Thursday, November 20, 2014


With christmas rapidly approaching, gifts need to be found or in this case made.
The basic idea behind the design was poached from some ones i found in a homewares store. Those ones were just pieces of dowel with holes drilled to hold the rope. I thought i could make a more interesting design and for much less then the $35 the store wanted for one.
And so the project begins!

I really wanted to make my own dowel as i have some hardwood stair treads laying around that would have been perfect for this project, but alas operation "make a doweling jig" did not end up with a usable jig. So 25mm hardwood dowel was purchased and cut to 175mm lengths. Then planed round, the store bought dowel was mostly round, but not round enough for what i needed it for.

Next up was to drill some holes in each end. It dawned on me that even if i punched a mark on the timber prior to drilling the holes it would be almost impossible to get holes that perfectly matched up. So a jig was made!
I cut a hardwood block in half, drilled a 25mm hole in each end, then carefully marked and drilled a 4mm hole in the top of each one. And lastly cut a slice out on the bandsaw from each bottom so the final dimension of the 25mm would be slightly less when a clamp was applied holding the dowels tightly in place.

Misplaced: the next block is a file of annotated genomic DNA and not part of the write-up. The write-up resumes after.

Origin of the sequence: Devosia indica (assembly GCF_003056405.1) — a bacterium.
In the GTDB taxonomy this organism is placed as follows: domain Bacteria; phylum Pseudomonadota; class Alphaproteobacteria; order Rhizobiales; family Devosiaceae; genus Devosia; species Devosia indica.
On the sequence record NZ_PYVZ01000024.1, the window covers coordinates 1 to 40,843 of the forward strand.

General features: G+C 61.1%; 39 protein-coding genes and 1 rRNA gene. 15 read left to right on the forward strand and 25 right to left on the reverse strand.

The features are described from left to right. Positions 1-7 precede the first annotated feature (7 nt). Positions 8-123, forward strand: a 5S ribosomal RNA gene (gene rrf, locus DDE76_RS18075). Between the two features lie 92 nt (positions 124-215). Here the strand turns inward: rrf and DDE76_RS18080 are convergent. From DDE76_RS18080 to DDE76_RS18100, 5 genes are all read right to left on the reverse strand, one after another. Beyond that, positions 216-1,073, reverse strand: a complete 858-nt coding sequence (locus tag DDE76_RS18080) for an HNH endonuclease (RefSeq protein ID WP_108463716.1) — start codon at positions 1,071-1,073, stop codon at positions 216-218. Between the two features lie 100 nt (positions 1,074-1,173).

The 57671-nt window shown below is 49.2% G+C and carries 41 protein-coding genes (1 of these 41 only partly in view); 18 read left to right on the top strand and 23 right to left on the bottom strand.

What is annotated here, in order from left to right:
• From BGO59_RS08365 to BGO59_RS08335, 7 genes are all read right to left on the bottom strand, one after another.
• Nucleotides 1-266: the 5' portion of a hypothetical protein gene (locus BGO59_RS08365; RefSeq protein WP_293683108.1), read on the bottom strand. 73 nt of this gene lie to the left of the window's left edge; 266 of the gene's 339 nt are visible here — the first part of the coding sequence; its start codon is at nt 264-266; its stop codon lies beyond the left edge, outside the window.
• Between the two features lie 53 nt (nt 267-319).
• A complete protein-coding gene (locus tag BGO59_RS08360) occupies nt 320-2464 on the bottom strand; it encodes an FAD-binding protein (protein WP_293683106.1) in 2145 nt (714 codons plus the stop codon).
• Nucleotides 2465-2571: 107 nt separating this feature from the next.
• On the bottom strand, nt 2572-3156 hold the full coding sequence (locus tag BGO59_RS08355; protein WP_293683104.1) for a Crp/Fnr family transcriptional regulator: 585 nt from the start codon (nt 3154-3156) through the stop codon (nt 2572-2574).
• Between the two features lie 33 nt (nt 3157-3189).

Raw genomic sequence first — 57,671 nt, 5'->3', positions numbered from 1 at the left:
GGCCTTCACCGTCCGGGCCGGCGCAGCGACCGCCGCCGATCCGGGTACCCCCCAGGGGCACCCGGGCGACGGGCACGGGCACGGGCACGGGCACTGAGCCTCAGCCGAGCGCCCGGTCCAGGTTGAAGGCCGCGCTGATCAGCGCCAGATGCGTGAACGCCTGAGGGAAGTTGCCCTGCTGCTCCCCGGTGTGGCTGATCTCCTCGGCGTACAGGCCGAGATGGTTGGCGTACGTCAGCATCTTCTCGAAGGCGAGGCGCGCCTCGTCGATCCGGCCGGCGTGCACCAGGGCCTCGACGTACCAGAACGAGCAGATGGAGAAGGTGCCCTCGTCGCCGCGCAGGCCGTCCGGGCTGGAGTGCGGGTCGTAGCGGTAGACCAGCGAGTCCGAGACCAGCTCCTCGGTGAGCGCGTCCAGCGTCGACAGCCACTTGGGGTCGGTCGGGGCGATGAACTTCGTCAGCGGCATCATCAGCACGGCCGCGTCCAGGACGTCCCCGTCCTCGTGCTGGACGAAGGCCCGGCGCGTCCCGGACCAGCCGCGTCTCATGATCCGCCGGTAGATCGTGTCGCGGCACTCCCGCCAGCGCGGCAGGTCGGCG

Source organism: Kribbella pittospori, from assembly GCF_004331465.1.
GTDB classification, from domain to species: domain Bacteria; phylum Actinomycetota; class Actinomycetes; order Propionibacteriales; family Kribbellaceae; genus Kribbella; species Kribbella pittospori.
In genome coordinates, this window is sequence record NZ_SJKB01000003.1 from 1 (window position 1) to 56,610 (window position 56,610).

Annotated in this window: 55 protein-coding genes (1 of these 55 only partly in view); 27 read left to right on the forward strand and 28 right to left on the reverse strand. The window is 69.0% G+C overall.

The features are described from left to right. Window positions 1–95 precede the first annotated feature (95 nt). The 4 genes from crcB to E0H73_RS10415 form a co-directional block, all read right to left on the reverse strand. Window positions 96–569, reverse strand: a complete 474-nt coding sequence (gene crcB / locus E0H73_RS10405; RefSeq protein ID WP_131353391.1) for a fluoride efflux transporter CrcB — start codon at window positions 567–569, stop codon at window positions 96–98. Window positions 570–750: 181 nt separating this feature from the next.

Once that was made i was able to drill the holes at the end of each dowel precisely.

 I wanted to cut two  grooves at each end of the dowel. Usually this operation would be preformed using a lathe, which i dont have. So to the internet! Turns out other people have faced this problem and making a router jig was the easiest solution. So i knocked up this contraption. Dowel gets feed into the hole, the router is lowered till it reached its depth stop and the dowel rotated (hence the need for really round dowel. I found that if it wasn't really round it would bind and get stuck when i tried to turn it) then when all dowel was cut the jig was adjusted to cut the second groove.

The end result.

I applied a coat of tung oil to one of the test pieces and was quite happy with the result, but i felt it needed something more but i wasn't sure what. So i took 24 hours to have a think.
The next day i was doing some plastic welding and it dawned on me, i needed to blacken the groves with the soldering iron. So with all the enthusiasm in the world i set to it! And stopped once my back started to get sore, which was only 10mins after i started and i had only done 4 grooves. A quick bit of math removed any bit of remaining enthusiasm . 4 groves per rod and a total of 14 rods = 56! This was going to take a while. Luckily Mrs Paleface was kind enough to lend a hand so it went a little quicker.

After a coat of tung oil.

And the finished product after a second coat of tung oil.
Its design allows for it to either be compressed like on the left (and the cord can be placed under it to hid it) or extended like on the depending on your trivet needs.

Till next time


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